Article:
First Time Retirement Investor

It happened, a job, a good job, a good job with benefits, a good job with retirement benefits. Now what? I think that it is incumbent on each and everyone to contribute as much as they can to their retirement account and it is never too early to start contributing. There are things to consider.

Start by identifying other life goals besides saving for retirement. Taking full advantage of your employer’s retirement plan can take care of that. If you still have discretionary income available for investing, then I’d suggest that you open a taxable investment account. Your choices are between holding the account with a brokerage firm, a bank, or a mutual fund family. The lines are a little fuzzy, meaning a brokerage firm can have a banking arm as easily as a bank can have a brokerage arm.

What’s key is the availability of the investment products you want to invest in, and being able to keep the annual fees and expenses low. You’re choosing between investing in bank accounts; individual stocks; individual bonds; or mutual funds and exchange-traded funds, or ETFs, which invest in stocks, bonds or other products such as commodities.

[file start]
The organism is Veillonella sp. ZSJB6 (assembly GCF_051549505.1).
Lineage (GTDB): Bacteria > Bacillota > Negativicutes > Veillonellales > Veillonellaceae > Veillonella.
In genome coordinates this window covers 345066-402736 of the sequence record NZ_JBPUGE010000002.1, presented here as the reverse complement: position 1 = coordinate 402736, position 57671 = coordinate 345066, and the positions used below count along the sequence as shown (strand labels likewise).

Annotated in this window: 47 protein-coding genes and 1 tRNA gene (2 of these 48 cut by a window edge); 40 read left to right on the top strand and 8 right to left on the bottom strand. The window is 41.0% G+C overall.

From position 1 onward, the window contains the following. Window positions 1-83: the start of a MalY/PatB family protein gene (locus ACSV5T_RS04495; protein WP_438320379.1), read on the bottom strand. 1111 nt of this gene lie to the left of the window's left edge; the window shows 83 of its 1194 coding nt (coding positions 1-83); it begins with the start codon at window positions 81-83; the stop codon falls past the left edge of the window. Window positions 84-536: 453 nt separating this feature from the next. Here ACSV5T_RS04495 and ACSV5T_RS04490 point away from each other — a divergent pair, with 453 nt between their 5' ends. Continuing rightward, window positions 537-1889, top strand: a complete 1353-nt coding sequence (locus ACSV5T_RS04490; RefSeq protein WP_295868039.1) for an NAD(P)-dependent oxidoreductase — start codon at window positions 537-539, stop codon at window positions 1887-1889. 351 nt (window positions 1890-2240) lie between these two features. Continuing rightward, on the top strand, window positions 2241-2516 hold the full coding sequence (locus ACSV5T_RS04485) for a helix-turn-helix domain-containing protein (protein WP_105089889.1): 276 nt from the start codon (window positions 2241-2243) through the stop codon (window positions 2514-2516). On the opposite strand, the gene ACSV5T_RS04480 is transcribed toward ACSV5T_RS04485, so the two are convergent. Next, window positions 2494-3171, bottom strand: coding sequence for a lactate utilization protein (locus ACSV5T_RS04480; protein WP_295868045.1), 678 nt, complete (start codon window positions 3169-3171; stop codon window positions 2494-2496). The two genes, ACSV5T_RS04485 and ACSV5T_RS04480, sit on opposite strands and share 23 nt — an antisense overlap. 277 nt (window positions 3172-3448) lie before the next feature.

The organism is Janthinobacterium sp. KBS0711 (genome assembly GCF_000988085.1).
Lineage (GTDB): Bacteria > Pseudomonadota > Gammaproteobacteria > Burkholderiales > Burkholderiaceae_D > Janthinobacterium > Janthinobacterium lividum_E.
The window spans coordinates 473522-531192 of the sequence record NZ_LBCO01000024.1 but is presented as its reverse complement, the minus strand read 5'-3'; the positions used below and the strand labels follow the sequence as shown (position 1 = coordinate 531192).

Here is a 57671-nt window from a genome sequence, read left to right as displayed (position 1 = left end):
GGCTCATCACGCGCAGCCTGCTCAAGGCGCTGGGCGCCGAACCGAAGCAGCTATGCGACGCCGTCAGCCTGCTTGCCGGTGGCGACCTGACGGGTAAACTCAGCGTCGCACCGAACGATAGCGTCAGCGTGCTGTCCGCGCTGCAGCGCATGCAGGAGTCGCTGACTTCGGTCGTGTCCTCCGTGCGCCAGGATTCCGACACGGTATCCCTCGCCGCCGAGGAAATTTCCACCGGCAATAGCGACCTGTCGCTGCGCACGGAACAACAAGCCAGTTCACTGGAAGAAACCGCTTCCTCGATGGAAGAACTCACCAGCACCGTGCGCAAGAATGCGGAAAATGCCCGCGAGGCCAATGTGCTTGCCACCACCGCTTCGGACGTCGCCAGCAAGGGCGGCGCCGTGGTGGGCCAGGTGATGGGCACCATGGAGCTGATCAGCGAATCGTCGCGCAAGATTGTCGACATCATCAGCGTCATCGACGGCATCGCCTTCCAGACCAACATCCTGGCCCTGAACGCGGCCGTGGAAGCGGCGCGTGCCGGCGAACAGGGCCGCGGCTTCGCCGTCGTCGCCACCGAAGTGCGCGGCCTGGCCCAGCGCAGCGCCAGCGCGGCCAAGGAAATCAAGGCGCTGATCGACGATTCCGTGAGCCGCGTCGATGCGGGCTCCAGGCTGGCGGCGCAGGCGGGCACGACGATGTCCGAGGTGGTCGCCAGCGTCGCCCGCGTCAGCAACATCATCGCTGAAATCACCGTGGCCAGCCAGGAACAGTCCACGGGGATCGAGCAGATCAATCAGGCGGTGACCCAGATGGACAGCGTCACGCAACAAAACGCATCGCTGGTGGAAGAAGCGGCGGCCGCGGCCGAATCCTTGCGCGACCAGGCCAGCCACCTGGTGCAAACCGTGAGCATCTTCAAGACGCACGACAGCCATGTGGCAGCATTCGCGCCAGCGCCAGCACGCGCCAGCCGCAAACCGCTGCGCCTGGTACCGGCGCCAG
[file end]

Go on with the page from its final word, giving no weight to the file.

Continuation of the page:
The typical retirement account has you investing in mutual funds that invest in stocks and bonds. You should have an emergency fund of three to six months’ worth of expenses invested in a liquid bank account, such as a money market account. That leaves me suggesting a taxable brokerage account for your non-tax-advantaged investments. I’d lean toward a low-cost discount brokerage firm with a Web presence. Many of these sites allow you to set up tracking systems to test out your investing prowess.

If you’re not comfortable making investing choices on a do-it-yourself basis, then I’d suggest that you work with a financial planning professional.

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